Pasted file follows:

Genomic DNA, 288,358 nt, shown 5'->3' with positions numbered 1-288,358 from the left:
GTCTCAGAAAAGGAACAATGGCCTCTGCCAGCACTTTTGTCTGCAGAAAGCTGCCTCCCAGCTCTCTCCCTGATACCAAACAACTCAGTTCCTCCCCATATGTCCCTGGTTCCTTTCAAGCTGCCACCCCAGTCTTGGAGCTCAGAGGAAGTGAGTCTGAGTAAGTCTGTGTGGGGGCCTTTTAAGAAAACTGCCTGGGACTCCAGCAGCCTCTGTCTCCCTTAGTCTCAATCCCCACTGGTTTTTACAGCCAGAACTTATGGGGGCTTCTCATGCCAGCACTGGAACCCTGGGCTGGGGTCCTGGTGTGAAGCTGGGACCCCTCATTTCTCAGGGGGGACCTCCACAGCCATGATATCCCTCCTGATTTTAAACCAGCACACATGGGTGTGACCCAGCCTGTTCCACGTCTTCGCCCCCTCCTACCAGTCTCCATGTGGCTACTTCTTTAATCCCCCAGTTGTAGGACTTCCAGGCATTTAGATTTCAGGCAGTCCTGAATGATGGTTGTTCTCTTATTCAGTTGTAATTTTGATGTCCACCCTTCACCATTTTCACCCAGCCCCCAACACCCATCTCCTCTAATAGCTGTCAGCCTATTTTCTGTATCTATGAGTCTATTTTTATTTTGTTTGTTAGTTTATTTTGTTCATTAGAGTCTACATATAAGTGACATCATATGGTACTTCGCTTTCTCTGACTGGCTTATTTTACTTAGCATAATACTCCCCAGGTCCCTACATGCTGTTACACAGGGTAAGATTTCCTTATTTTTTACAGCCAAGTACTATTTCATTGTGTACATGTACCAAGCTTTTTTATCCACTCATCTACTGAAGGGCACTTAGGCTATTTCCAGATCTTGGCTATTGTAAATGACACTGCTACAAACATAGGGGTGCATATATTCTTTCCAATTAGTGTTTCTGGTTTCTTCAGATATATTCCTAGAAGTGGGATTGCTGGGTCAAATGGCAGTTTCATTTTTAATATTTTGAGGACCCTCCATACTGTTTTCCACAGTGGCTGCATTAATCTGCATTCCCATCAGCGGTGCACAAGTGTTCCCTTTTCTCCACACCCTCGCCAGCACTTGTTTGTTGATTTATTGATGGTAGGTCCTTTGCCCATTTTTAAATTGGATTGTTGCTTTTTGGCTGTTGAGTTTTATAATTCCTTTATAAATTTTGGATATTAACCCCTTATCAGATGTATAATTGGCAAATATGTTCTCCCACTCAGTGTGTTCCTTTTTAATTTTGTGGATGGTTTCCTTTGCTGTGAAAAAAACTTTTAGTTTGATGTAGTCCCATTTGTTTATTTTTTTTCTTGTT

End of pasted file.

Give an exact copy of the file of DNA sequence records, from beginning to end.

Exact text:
Genomic DNA, 288,358 nt, shown 5'->3' with positions numbered 1-288,358 from the left:
GTCTCAGAAAAGGAACAATGGCCTCTGCCAGCACTTTTGTCTGCAGAAAGCTGCCTCCCAGCTCTCTCCCTGATACCAAACAACTCAGTTCCTCCCCATATGTCCCTGGTTCCTTTCAAGCTGCCACCCCAGTCTTGGAGCTCAGAGGAAGTGAGTCTGAGTAAGTCTGTGTGGGGGCCTTTTAAGAAAACTGCCTGGGACTCCAGCAGCCTCTGTCTCCCTTAGTCTCAATCCCCACTGGTTTTTACAGCCAGAACTTATGGGGGCTTCTCATGCCAGCACTGGAACCCTGGGCTGGGGTCCTGGTGTGAAGCTGGGACCCCTCATTTCTCAGGGGGGACCTCCACAGCCATGATATCCCTCCTGATTTTAAACCAGCACACATGGGTGTGACCCAGCCTGTTCCACGTCTTCGCCCCCTCCTACCAGTCTCCATGTGGCTACTTCTTTAATCCCCCAGTTGTAGGACTTCCAGGCATTTAGATTTCAGGCAGTCCTGAATGATGGTTGTTCTCTTATTCAGTTGTAATTTTGATGTCCACCCTTCACCATTTTCACCCAGCCCCCAACACCCATCTCCTCTAATAGCTGTCAGCCTATTTTCTGTATCTATGAGTCTATTTTTATTTTGTTTGTTAGTTTATTTTGTTCATTAGAGTCTACATATAAGTGACATCATATGGTACTTCGCTTTCTCTGACTGGCTTATTTTACTTAGCATAATACTCCCCAGGTCCCTACATGCTGTTACACAGGGTAAGATTTCCTTATTTTTTACAGCCAAGTACTATTTCATTGTGTACATGTACCAAGCTTTTTTATCCACTCATCTACTGAAGGGCACTTAGGCTATTTCCAGATCTTGGCTATTGTAAATGACACTGCTACAAACATAGGGGTGCATATATTCTTTCCAATTAGTGTTTCTGGTTTCTTCAGATATATTCCTAGAAGTGGGATTGCTGGGTCAAATGGCAGTTTCATTTTTAATATTTTGAGGACCCTCCATACTGTTTTCCACAGTGGCTGCATTAATCTGCATTCCCATCAGCGGTGCACAAGTGTTCCCTTTTCTCCACACCCTCGCCAGCACTTGTTTGTTGATTTATTGATGGTAGGTCCTTTGCCCATTTTTAAATTGGATTGTTGCTTTTTGGCTGTTGAGTTTTATAATTCCTTTATAAATTTTGGATATTAACCCCTTATCAGATGTATAATTGGCAAATATGTTCTCCCACTCAGTGTGTTCCTTTTTAATTTTGTGGATGGTTTCCTTTGCTGTGAAAAAAACTTTTAGTTTGATGTAGTCCCATTTGTTTATTTTTTTTCTTGTT